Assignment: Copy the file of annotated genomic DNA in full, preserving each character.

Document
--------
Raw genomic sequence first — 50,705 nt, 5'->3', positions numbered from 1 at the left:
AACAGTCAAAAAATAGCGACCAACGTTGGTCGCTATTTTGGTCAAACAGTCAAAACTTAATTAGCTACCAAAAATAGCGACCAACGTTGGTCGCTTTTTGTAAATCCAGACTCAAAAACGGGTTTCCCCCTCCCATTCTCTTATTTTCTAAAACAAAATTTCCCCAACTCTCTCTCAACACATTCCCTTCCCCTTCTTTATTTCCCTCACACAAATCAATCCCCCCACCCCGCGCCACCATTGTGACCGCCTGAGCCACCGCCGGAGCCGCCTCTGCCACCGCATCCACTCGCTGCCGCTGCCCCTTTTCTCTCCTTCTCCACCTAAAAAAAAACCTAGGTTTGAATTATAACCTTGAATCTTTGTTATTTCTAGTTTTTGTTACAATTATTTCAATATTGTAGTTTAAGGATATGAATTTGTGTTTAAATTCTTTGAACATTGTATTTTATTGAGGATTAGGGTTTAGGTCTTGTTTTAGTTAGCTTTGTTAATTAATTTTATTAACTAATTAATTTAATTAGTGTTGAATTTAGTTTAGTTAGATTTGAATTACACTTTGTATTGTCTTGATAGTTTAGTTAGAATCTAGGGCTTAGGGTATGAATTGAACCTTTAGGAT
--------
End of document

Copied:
Raw genomic sequence first — 50,705 nt, 5'->3', positions numbered from 1 at the left:
AACAGTCAAAAAATAGCGACCAACGTTGGTCGCTATTTTGGTCAAACAGTCAAAACTTAATTAGCTACCAAAAATAGCGACCAACGTTGGTCGCTTTTTGTAAATCCAGACTCAAAAACGGGTTTCCCCCTCCCATTCTCTTATTTTCTAAAACAAAATTTCCCCAACTCTCTCTCAACACATTCCCTTCCCCTTCTTTATTTCCCTCACACAAATCAATCCCCCCACCCCGCGCCACCATTGTGACCGCCTGAGCCACCGCCGGAGCCGCCTCTGCCACCGCATCCACTCGCTGCCGCTGCCCCTTTTCTCTCCTTCTCCACCTAAAAAAAAACCTAGGTTTGAATTATAACCTTGAATCTTTGTTATTTCTAGTTTTTGTTACAATTATTTCAATATTGTAGTTTAAGGATATGAATTTGTGTTTAAATTCTTTGAACATTGTATTTTATTGAGGATTAGGGTTTAGGTCTTGTTTTAGTTAGCTTTGTTAATTAATTTTATTAACTAATTAATTTAATTAGTGTTGAATTTAGTTTAGTTAGATTTGAATTACACTTTGTATTGTCTTGATAGTTTAGTTAGAATCTAGGGCTTAGGGTATGAATTGAACCTTTAGGAT